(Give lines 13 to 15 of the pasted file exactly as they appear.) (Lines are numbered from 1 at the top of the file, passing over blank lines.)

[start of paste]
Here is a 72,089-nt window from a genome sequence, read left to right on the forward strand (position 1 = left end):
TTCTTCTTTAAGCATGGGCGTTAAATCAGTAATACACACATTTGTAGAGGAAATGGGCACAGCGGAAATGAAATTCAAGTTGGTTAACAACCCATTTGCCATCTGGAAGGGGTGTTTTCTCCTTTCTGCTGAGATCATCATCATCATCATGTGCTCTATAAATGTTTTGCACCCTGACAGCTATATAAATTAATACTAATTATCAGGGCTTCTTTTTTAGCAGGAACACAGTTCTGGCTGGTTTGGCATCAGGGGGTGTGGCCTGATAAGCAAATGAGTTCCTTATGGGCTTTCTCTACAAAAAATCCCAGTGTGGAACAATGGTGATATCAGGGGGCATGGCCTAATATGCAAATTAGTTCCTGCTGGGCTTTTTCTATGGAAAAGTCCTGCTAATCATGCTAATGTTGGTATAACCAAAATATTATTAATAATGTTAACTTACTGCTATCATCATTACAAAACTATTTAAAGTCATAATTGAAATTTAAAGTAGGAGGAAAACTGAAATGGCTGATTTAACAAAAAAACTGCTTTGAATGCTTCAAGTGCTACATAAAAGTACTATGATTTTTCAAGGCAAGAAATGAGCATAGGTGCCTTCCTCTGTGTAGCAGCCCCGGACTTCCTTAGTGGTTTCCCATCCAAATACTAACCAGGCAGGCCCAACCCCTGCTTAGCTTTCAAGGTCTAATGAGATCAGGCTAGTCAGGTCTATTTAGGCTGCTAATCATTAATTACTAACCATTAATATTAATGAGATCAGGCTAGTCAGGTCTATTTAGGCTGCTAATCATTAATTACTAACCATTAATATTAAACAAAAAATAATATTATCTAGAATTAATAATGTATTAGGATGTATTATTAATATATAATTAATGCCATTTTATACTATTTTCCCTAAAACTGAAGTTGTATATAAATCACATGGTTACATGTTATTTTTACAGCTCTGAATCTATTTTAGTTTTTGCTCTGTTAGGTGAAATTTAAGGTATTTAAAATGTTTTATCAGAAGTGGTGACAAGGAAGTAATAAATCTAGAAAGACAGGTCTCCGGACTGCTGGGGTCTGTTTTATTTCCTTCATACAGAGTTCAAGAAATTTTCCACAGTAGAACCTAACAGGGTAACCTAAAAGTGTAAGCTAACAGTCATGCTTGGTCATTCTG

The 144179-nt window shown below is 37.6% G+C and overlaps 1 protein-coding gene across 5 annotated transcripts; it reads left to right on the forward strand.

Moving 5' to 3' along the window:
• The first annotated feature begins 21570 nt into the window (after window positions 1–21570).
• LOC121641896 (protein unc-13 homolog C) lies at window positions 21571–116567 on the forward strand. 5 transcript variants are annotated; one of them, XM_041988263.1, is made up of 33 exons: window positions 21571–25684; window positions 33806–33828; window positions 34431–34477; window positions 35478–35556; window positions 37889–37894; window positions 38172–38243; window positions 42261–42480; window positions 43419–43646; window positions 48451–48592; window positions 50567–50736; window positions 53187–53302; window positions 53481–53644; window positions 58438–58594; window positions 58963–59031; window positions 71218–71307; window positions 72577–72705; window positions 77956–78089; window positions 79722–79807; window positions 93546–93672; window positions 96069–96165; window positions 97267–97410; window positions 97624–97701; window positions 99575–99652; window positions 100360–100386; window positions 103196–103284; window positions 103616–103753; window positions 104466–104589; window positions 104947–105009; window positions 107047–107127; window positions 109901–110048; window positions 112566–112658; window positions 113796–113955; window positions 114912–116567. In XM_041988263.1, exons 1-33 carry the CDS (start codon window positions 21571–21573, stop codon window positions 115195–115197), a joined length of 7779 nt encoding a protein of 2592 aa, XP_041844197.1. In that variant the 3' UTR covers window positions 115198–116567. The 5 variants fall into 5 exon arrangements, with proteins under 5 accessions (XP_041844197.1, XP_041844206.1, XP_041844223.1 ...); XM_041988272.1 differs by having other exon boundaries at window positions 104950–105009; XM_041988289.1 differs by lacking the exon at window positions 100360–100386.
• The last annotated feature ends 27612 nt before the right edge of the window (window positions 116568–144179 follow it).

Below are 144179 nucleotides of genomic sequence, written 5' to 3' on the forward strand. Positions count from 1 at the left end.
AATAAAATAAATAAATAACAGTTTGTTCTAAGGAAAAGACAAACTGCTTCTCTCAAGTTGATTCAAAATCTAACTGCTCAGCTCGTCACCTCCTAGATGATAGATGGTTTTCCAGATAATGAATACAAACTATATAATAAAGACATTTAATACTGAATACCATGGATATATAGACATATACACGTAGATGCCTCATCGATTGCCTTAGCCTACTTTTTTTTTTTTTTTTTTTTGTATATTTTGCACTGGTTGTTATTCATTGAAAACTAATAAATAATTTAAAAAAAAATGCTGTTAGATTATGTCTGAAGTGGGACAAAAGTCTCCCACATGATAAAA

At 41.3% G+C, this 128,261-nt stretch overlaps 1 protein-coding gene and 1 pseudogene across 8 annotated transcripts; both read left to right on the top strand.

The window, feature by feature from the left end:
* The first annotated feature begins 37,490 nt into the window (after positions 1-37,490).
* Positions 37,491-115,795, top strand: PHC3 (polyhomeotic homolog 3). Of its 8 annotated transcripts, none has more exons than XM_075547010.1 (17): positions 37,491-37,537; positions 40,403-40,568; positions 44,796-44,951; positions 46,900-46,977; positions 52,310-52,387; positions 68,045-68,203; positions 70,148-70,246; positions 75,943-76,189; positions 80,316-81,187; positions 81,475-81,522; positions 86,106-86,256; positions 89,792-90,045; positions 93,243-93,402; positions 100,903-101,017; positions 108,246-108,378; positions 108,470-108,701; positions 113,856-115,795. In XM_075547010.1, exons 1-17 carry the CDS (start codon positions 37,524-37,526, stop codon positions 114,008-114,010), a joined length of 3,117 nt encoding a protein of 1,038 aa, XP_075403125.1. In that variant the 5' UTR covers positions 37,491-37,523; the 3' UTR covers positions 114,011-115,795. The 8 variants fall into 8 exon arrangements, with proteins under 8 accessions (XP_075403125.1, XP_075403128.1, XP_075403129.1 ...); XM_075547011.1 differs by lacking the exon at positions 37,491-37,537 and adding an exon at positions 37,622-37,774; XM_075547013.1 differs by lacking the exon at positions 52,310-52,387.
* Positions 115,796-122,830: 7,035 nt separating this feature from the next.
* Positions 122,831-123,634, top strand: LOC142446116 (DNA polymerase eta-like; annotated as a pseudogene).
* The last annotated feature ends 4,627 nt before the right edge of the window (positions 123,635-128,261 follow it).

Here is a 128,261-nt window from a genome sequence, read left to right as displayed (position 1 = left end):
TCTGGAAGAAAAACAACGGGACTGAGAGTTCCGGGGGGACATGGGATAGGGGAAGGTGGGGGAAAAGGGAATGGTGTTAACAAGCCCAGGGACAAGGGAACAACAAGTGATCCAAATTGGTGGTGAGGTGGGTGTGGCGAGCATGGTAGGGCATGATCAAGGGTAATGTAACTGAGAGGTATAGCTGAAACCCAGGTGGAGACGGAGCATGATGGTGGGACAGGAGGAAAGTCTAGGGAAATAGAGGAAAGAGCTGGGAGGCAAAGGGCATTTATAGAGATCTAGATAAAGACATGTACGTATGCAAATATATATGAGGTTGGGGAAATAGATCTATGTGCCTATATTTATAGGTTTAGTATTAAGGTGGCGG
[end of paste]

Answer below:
* Positions 37,491-115,795, top strand: PHC3 (polyhomeotic homolog 3). Of its 8 annotated transcripts, none has more exons than XM_075547010.1 (17): positions 37,491-37,537; positions 40,403-40,568; positions 44,796-44,951; positions 46,900-46,977; positions 52,310-52,387; positions 68,045-68,203; positions 70,148-70,246; positions 75,943-76,189; positions 80,316-81,187; positions 81,475-81,522; positions 86,106-86,256; positions 89,792-90,045; positions 93,243-93,402; positions 100,903-101,017; positions 108,246-108,378; positions 108,470-108,701; positions 113,856-115,795. In XM_075547010.1, exons 1-17 carry the CDS (start codon positions 37,524-37,526, stop codon positions 114,008-114,010), a joined length of 3,117 nt encoding a protein of 1,038 aa, XP_075403125.1. In that variant the 5' UTR covers positions 37,491-37,523; the 3' UTR covers positions 114,011-115,795. The 8 variants fall into 8 exon arrangements, with proteins under 8 accessions (XP_075403125.1, XP_075403128.1, XP_075403129.1 ...); XM_075547011.1 differs by lacking the exon at positions 37,491-37,537 and adding an exon at positions 37,622-37,774; XM_075547013.1 differs by lacking the exon at positions 52,310-52,387.
* Positions 115,796-122,830: 7,035 nt separating this feature from the next.
* Positions 122,831-123,634, top strand: LOC142446116 (DNA polymerase eta-like; annotated as a pseudogene).